At times I find myself adding a story line to such interactions, like the time I’d watched two hares courting. The male had tried to impress the female for three days but was yet to gain her favour. He’d put on an impressive show of boxing and was resting by her side, waiting for an opportunity to mate, when a male pheasant and his harem entered the scene. The male pheasant glanced condescendingly at the hare buck and then began to mate with a female. The pheasant then dismounted and walked up to the hare buck, looked him in the eye and puffed out his feathers. The buck was duly miffed and rose onto his back legs as if to box the cheeky pheasant.
The mating rituals of birds can be amusing. Black grouse perform a mating dance known as a ‘lek’ which involves the males fanning their tail feathers, strutting about making bubbling noises and leaping into the air calling. This is especially ludicrous when you notice the females standing on the edge of the lek looking nonchalant, as if unimpressed. However this is quite normal for black grouse and in fact the females are carefully selecting the best male mover.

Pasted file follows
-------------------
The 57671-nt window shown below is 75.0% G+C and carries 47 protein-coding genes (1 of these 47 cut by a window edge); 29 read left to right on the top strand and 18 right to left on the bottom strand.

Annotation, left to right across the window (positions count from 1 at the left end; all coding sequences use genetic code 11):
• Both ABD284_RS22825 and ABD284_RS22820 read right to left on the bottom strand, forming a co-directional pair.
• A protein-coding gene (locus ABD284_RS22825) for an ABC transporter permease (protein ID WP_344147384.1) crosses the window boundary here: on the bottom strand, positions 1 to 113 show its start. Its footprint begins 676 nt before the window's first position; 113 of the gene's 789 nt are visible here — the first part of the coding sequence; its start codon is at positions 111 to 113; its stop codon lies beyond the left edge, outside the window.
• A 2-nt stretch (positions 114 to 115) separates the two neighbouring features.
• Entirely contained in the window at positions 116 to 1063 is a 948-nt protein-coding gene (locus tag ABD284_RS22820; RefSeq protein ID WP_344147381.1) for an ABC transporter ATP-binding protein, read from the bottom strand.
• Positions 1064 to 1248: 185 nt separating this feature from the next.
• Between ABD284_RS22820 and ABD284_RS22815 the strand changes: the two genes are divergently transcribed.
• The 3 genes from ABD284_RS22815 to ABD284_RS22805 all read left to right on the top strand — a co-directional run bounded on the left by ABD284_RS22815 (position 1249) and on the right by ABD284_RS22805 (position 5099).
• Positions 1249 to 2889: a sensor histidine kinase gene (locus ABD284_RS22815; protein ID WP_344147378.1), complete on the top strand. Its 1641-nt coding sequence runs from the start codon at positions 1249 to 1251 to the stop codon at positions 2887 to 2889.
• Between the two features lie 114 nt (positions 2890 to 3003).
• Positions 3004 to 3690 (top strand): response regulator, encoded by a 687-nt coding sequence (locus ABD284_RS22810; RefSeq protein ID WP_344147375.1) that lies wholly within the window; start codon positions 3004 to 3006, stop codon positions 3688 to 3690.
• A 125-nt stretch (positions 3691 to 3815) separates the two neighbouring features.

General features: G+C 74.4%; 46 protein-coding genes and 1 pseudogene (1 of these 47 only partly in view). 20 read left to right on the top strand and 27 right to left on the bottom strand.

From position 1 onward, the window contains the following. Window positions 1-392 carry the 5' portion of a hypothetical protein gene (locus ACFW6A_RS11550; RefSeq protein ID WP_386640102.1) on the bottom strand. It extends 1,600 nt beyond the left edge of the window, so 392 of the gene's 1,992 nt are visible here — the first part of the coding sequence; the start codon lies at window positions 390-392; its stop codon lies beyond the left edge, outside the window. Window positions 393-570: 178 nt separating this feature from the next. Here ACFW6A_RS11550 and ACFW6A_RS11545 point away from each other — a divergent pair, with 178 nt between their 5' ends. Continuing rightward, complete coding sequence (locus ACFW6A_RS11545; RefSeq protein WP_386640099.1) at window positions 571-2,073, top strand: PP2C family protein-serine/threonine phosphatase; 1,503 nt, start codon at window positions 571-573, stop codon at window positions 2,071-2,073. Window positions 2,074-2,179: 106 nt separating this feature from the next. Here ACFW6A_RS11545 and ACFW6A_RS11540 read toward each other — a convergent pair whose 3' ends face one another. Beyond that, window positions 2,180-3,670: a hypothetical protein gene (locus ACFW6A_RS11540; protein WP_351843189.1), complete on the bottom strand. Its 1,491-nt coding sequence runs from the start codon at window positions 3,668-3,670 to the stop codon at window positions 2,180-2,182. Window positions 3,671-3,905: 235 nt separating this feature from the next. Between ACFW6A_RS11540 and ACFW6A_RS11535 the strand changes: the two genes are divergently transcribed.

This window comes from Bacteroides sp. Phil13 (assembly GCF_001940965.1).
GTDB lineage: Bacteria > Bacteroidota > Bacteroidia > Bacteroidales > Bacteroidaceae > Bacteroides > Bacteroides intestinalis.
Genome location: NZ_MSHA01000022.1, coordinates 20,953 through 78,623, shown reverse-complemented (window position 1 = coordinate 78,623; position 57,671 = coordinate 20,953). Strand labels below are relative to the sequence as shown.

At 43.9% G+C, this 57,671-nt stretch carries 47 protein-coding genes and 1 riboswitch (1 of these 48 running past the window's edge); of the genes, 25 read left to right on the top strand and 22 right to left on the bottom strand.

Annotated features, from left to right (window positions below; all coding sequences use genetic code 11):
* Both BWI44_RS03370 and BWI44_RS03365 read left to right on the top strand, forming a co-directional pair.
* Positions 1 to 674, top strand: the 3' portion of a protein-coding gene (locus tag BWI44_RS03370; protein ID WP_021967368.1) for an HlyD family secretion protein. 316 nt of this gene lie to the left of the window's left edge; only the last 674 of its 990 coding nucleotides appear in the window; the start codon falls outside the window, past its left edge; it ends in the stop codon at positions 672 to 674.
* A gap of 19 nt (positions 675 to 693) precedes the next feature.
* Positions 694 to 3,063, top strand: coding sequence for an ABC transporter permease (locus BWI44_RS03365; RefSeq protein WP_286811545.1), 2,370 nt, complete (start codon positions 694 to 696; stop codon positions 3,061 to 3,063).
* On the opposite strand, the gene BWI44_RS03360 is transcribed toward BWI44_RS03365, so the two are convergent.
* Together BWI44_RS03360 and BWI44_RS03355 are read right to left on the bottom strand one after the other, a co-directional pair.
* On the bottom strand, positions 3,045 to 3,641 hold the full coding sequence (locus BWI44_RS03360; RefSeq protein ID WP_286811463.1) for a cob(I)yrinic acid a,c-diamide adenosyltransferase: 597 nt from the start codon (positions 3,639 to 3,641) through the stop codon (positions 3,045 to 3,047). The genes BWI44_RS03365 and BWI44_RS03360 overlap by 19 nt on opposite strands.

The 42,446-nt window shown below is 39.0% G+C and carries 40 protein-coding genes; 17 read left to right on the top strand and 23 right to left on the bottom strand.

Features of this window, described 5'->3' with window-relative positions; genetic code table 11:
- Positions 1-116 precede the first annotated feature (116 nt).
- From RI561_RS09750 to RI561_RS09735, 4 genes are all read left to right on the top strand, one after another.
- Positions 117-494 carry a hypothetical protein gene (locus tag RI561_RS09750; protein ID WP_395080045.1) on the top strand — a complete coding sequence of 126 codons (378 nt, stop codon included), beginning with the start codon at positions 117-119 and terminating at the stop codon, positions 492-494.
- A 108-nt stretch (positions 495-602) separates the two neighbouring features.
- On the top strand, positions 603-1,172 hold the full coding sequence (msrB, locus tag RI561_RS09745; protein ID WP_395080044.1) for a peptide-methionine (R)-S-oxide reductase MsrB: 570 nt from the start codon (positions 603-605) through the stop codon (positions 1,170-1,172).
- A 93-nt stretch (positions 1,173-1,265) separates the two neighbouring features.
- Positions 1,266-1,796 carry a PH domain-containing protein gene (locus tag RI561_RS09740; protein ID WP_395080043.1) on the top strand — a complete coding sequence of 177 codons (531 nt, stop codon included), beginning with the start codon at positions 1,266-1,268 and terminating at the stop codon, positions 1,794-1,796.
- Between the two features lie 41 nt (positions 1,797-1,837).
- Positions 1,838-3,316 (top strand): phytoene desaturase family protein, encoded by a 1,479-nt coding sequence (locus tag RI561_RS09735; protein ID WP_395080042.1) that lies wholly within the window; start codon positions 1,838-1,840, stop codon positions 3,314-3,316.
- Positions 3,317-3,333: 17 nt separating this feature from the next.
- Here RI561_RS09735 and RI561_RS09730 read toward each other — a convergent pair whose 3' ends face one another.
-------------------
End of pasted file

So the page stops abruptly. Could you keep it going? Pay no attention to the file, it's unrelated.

There can scientific reasons behind behaviour we find funny. It’s hard not to smile when an owlet bobs its head up and down as it watches you. But this head-bobbing helps make up for an anatomical limitation: an owl’s eyes are fixed in position, so to look around it has to move its head. They also have flexible necks and can do 270 degrees of a full head turn, looking over one shoulder, around the back and almost over the opposite shoulder to help them judge space.
I watch birds of prey that live near my garden via cameras hidden in nests and have enjoyed priceless moments. Sometimes their behaviour is like ours, like the fussy female kestrel who niggled over each potential nest site her mate found - like newly-weds touring real estate. She even rejected a nest box the male had won for her in a bitter battle with a barn owl.